Wednesday, February 21, 2018
Business

Don't quit, but seek help learning the ropes

Q: I'm afraid that I might be fired from my first professional job. Four months ago, after finishing law school, I was hired by a very large firm that has no orientation or training program. My boss keeps saying "just figure it out" and gets angry if I ask other attorneys for help.

Unfortunately, my boss and I also seem to have a terrible communication problem. Whenever I ask a question, she gives me a long answer that I don't understand, which is very frustrating. She must be frustrated as well, because she has started rolling her eyes and sighing when I walk into her office.

I have considered quitting my job to avoid being fired for poor performance. However, I hate to give up so quickly. Is there any way out of this dilemma?

A: Feeling like a failure in your first job is a horrible experience, but don't be too hard on yourself. This law firm apparently has a sink-or-swim culture, in which new hires are largely left to fend for themselves. In such environments, the underlying management philosophy seems to be survival of the fittest, so training, coaching and peer support are virtually nonexistent.

Under normal circumstances, your immediate manager would be expected to help you conquer the learning curve, but since discussions with her are unproductive, you will need to find another suitable mentor. Fortunately, most large law firms have a human resources manager or a partner responsible for new associates, either of whom should be able to help.

Without criticizing your boss or the firm, explain the challenges you are facing and ask how other beginners have managed to learn the ropes. If it seems appropriate, consider asking your new ally to facilitate a performance-planning discussion with your manager. Having a "translator" available might help to reduce the communication barriers.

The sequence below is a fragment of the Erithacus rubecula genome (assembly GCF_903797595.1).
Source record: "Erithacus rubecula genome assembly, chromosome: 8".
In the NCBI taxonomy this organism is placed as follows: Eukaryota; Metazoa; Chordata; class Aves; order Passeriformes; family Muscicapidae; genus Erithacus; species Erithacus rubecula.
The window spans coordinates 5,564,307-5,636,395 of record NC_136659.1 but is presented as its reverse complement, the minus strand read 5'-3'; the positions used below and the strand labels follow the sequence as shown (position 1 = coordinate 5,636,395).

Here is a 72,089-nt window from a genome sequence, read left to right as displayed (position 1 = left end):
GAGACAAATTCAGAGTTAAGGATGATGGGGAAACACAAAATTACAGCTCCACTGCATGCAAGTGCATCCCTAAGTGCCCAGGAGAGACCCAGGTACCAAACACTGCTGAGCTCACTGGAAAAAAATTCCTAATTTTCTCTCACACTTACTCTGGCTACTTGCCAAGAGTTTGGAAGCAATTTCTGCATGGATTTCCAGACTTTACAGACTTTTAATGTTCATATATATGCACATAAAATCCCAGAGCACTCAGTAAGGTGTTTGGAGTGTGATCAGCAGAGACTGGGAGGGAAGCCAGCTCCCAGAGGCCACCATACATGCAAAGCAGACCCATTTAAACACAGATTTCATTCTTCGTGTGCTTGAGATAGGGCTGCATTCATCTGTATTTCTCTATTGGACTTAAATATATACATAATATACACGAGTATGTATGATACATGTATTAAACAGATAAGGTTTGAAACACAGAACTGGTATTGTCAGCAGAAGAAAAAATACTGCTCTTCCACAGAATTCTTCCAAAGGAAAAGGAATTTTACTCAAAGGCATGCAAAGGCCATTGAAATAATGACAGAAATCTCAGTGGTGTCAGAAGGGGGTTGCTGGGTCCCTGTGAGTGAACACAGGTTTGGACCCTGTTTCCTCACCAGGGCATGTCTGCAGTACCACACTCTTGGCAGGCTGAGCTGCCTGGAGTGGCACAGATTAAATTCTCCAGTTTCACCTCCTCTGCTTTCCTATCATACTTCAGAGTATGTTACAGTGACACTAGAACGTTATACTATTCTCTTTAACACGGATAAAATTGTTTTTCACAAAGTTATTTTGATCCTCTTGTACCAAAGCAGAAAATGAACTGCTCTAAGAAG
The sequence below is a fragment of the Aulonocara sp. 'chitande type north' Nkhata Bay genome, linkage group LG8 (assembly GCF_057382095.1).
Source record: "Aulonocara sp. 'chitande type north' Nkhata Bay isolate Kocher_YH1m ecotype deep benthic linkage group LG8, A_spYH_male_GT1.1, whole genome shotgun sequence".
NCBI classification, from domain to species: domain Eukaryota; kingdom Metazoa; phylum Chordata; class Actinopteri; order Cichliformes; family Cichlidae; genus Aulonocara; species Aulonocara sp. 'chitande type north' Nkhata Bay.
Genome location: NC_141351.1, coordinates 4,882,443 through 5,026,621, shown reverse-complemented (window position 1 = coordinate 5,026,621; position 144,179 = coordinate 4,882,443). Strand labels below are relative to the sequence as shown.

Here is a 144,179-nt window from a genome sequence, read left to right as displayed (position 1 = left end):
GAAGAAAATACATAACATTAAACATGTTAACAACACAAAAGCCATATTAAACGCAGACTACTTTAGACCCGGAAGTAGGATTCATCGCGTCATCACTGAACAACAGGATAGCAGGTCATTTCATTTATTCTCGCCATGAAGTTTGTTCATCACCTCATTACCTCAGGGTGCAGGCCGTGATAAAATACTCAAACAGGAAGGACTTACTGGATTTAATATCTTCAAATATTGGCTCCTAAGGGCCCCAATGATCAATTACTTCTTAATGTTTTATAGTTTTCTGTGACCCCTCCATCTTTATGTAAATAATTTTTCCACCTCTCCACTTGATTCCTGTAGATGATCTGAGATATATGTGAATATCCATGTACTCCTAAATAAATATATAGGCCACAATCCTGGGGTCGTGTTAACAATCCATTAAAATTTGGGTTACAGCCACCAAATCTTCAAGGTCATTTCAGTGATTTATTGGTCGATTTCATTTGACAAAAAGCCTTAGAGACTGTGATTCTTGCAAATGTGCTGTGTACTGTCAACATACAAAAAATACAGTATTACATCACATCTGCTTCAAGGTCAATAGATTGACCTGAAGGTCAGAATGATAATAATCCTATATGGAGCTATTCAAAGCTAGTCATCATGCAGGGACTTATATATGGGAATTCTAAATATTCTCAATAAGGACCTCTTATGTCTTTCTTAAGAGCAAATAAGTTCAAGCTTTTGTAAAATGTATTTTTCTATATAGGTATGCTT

But if your adjustment continues to be difficult, don't despair. This big, impersonal organization may simply not be a good fit for you. Many attorneys who struggle in a large firm find that they thrive in a smaller, more supportive practice.

Bad credit history can hurt job hunts

Q: I'm afraid that bad credit may interfere with my getting a better job. Although I'm working with a debt settlement attorney to resolve earlier financial problems, my credit report does not look good. The attorney has offered to provide a letter explaining my circumstances to potential employers.

I'm not sure what kind of job I should be looking for or how much of an obstacle my credit score may be. My background includes positions in real estate and accounts payable, as well as general clerical work. Do you have any advice?

A: With a history of recent money problems, you are unlikely to be considered for any position involving financial transactions, since employers will worry that personal pressures might cause you to succumb to temptation. Nonfinancial administrative jobs, however, should be much easier to obtain.

Fortunately, you will know when employers are running a credit check, because federal law requires them to get your written permission. When this occurs, you should provide a heads-up about your checkered fiscal past, because you never want to surprise an interviewer with unpleasant facts.

Without going into detail, explain that recent financial troubles have affected your credit report. Indicate that you are now resolving these problems and provide a copy of the attorney's letter. But save this explanation for the end of the interview, since you want to make a positive impression before sharing negative information.

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